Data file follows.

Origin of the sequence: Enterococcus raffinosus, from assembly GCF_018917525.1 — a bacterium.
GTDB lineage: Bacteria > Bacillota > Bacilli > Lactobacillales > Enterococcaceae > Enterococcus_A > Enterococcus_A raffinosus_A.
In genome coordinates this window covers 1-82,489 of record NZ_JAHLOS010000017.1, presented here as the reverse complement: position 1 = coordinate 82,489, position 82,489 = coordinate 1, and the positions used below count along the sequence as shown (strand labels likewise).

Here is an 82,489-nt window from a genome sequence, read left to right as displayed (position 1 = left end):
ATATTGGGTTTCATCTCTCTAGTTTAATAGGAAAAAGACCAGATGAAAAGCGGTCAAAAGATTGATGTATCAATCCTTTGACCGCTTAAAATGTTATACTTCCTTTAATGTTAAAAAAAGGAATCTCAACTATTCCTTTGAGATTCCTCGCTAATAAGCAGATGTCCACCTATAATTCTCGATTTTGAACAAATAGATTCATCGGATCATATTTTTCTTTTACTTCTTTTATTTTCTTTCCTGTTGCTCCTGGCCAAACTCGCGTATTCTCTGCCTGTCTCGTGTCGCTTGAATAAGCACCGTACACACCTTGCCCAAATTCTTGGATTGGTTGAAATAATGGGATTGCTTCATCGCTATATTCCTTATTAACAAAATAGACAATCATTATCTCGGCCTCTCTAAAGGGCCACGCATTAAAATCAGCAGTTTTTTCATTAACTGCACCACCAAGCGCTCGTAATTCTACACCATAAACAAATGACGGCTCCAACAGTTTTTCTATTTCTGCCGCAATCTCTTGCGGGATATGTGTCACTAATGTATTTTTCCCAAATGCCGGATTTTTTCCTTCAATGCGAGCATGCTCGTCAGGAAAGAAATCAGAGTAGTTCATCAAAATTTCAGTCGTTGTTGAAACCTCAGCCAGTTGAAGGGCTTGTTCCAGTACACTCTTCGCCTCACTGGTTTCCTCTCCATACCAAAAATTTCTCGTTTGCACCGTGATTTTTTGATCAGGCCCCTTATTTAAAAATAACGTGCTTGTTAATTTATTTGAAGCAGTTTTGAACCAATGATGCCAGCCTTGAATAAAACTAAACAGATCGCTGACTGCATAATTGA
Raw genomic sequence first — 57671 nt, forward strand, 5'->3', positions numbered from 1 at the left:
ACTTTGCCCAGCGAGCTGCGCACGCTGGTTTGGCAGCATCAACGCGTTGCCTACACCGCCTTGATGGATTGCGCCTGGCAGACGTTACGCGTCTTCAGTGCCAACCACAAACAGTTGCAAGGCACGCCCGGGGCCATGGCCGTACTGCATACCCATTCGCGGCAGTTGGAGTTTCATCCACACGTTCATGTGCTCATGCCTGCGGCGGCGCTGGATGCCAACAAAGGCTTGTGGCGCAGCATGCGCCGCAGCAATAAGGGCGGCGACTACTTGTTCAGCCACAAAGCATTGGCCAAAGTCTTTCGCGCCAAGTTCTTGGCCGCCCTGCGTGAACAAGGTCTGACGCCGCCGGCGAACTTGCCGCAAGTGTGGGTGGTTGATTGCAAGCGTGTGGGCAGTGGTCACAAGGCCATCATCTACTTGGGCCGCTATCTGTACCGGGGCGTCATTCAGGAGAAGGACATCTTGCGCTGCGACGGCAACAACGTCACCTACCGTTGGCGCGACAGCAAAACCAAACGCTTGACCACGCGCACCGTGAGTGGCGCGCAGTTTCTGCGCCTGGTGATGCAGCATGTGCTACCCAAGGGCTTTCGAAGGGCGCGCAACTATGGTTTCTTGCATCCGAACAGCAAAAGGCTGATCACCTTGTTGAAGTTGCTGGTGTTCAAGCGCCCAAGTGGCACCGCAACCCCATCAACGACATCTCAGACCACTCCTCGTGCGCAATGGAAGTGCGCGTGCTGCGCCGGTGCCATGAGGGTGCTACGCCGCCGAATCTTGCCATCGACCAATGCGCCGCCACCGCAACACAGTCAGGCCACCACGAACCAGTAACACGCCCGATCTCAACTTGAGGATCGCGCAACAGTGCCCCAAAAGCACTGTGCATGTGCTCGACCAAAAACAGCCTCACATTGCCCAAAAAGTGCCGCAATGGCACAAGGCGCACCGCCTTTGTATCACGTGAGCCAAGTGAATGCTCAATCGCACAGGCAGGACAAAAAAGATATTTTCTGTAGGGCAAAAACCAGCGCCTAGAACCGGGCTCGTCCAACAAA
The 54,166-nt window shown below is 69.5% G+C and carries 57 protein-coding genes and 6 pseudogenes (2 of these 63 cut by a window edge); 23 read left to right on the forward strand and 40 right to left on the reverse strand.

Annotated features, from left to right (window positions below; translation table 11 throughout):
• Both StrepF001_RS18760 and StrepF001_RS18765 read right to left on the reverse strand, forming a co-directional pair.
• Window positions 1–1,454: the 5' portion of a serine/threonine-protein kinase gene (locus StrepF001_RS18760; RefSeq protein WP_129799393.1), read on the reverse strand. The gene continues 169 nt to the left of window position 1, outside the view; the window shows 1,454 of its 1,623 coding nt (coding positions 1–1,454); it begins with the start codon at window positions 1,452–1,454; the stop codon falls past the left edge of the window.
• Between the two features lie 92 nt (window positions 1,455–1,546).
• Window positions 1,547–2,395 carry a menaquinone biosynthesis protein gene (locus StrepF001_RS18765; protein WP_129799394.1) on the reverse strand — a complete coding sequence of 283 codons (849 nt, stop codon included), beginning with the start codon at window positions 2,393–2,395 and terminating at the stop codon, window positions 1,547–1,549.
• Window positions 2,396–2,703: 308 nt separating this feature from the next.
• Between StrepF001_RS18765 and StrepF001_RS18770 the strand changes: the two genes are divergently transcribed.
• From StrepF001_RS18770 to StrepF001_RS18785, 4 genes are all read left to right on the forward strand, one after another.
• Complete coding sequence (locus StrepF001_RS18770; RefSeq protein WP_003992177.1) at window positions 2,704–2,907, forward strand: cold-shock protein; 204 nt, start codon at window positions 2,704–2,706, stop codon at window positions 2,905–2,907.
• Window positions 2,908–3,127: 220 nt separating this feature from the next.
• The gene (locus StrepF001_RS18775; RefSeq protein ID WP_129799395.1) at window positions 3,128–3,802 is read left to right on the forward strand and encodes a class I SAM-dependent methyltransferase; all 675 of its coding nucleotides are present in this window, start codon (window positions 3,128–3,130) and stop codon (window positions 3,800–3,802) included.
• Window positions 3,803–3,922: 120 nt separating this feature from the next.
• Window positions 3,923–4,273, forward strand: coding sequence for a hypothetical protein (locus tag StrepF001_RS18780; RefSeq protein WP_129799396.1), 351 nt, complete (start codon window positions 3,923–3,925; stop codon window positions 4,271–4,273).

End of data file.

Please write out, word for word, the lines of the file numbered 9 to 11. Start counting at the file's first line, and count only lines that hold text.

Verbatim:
Annotated features, from left to right (window positions below; translation table 11 throughout):
• Both StrepF001_RS18760 and StrepF001_RS18765 read right to left on the reverse strand, forming a co-directional pair.
• Window positions 1–1,454: the 5' portion of a serine/threonine-protein kinase gene (locus StrepF001_RS18760; RefSeq protein WP_129799393.1), read on the reverse strand. The gene continues 169 nt to the left of window position 1, outside the view; the window shows 1,454 of its 1,623 coding nt (coding positions 1–1,454); it begins with the start codon at window positions 1,452–1,454; the stop codon falls past the left edge of the window.